Sarah Vap’s "American Spikenard" is largely concerned with childhood and family. There are poems about being a girl, about grandmothers, sisters, parents. (There are also horses.) The book is dedicated to the poet’s “beautiful family” and the opening quote is a gorgeous one from Andre Breton: “The reins were made of words of love, I believe.”
What I liked most about the poems were the language and structure. They’re built like thin plates of ice that take on strange patterns, and sometimes swing out on an unexpected tangent.
The first poem sets the tone and theme:
“The little girl is everyone’s little girl. / And take that idea as far as you want...”
... “she’s similar to water.”
I have to admit I found it hard to follow some of the poems despite multiple readings. They took off in directions that didn’t make sense to me, even “intuitive sense.” Not that I’m a stickler for sense, but I found some of them hard to penetrate. Here’s the start of “No one knows the honest end or beginning,” for example:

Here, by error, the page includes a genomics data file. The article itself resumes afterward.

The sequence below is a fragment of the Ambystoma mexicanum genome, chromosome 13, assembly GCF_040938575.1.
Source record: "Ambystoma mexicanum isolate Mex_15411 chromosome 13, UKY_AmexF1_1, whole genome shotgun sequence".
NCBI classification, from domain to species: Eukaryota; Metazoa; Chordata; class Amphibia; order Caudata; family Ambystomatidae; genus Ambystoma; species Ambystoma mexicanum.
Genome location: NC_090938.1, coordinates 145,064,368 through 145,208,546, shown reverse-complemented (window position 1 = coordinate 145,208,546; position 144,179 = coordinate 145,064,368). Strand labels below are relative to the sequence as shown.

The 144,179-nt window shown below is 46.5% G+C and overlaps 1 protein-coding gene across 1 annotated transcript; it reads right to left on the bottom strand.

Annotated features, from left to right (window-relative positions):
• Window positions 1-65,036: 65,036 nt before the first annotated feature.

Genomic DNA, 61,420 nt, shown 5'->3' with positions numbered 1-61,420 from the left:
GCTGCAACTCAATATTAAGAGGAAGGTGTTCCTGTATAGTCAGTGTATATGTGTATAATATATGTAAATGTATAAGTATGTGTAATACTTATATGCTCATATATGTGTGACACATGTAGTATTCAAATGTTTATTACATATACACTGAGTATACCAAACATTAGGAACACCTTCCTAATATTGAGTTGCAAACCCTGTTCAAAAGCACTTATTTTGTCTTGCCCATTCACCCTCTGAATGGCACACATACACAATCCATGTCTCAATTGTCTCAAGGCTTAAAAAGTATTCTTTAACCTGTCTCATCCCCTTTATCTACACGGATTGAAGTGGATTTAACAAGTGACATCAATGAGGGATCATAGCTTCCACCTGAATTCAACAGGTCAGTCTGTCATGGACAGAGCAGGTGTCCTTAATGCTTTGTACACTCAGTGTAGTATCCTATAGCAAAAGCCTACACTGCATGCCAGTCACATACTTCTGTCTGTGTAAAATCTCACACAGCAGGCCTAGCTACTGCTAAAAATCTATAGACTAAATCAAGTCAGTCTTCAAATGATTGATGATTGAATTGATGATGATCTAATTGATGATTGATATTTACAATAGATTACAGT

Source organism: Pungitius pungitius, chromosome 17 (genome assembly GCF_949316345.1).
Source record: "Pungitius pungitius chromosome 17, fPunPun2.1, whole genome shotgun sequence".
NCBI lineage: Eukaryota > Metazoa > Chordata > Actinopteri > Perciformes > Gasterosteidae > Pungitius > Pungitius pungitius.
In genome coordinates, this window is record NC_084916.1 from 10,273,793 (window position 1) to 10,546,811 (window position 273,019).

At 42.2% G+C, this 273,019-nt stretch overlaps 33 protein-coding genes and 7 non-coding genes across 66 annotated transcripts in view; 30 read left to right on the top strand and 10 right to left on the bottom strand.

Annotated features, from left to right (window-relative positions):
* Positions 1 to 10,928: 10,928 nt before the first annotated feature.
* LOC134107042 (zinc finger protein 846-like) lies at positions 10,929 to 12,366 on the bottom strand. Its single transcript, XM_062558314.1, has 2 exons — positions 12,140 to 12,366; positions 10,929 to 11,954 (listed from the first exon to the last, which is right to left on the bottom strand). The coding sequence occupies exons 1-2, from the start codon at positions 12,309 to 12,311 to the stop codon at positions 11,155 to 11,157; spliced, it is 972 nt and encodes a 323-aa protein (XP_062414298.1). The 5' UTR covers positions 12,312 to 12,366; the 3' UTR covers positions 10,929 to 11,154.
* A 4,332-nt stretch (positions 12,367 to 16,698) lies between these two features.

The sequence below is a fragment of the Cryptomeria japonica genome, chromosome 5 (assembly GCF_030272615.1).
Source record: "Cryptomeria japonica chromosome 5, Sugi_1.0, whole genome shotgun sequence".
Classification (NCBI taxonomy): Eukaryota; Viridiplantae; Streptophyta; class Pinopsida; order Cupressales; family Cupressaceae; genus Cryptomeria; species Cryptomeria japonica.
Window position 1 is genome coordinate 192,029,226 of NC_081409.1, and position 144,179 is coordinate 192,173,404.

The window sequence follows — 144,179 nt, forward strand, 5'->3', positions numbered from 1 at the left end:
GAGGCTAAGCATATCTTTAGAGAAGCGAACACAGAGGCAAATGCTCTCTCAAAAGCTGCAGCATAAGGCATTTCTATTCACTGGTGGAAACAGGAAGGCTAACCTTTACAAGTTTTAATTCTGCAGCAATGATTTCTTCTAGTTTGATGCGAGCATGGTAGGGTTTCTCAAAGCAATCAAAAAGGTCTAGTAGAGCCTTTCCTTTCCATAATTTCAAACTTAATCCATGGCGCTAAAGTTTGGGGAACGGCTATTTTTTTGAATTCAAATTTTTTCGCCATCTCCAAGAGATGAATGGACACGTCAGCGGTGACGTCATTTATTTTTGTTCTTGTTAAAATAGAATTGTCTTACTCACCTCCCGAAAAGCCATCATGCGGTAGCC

What did you trust? That the snow would never leave us. Panther, pelvis, panther –
that they would leave.
You think something is wrong – the panther, so chronological.
Pelvises, honest. I give them that. We all teach and correct each other,
We are all identical about it.
Despite my occasional struggles, I enjoyed the book. I could be enticed into reading her other book Dummy Fire.
Here are a number of poems from the book online: